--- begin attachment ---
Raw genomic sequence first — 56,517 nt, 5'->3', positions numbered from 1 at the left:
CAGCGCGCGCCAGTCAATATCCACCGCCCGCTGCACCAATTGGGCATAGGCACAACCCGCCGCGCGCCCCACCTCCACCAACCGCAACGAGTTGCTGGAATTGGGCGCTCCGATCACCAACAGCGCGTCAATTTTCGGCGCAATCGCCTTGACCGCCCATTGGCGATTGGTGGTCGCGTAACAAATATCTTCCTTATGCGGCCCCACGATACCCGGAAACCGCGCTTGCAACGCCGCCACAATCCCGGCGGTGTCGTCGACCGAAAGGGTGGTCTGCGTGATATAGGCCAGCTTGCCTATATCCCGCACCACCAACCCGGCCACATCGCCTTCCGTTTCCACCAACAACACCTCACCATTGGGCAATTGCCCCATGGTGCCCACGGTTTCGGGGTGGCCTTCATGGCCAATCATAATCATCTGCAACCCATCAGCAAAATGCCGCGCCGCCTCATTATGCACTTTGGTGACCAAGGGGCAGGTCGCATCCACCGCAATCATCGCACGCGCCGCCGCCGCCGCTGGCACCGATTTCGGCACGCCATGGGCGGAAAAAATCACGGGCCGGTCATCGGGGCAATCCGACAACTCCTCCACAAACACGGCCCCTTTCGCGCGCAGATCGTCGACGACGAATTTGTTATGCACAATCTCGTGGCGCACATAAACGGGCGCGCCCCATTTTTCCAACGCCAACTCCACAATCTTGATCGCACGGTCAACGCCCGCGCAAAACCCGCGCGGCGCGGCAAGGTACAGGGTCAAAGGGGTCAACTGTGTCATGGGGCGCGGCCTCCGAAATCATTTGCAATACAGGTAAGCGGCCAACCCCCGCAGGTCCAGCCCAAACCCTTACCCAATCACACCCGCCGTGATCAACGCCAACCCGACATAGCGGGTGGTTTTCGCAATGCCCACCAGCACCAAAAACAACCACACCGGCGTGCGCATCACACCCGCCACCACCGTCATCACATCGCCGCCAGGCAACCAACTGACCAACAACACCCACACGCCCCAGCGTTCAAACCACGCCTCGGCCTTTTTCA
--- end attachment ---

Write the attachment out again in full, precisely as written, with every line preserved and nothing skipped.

Raw genomic sequence first — 56,517 nt, 5'->3', positions numbered from 1 at the left:
CAGCGCGCGCCAGTCAATATCCACCGCCCGCTGCACCAATTGGGCATAGGCACAACCCGCCGCGCGCCCCACCTCCACCAACCGCAACGAGTTGCTGGAATTGGGCGCTCCGATCACCAACAGCGCGTCAATTTTCGGCGCAATCGCCTTGACCGCCCATTGGCGATTGGTGGTCGCGTAACAAATATCTTCCTTATGCGGCCCCACGATACCCGGAAACCGCGCTTGCAACGCCGCCACAATCCCGGCGGTGTCGTCGACCGAAAGGGTGGTCTGCGTGATATAGGCCAGCTTGCCTATATCCCGCACCACCAACCCGGCCACATCGCCTTCCGTTTCCACCAACAACACCTCACCATTGGGCAATTGCCCCATGGTGCCCACGGTTTCGGGGTGGCCTTCATGGCCAATCATAATCATCTGCAACCCATCAGCAAAATGCCGCGCCGCCTCATTATGCACTTTGGTGACCAAGGGGCAGGTCGCATCCACCGCAATCATCGCACGCGCCGCCGCCGCCGCTGGCACCGATTTCGGCACGCCATGGGCGGAAAAAATCACGGGCCGGTCATCGGGGCAATCCGACAACTCCTCCACAAACACGGCCCCTTTCGCGCGCAGATCGTCGACGACGAATTTGTTATGCACAATCTCGTGGCGCACATAAACGGGCGCGCCCCATTTTTCCAACGCCAACTCCACAATCTTGATCGCACGGTCAACGCCCGCGCAAAACCCGCGCGGCGCGGCAAGGTACAGGGTCAAAGGGGTCAACTGTGTCATGGGGCGCGGCCTCCGAAATCATTTGCAATACAGGTAAGCGGCCAACCCCCGCAGGTCCAGCCCAAACCCTTACCCAATCACACCCGCCGTGATCAACGCCAACCCGACATAGCGGGTGGTTTTCGCAATGCCCACCAGCACCAAAAACAACCACACCGGCGTGCGCATCACACCCGCCACCACCGTCATCACATCGCCGCCAGGCAACCAACTGACCAACAACACCCACACGCCCCAGCGTTCAAACCACGCCTCGGCCTTTTTCA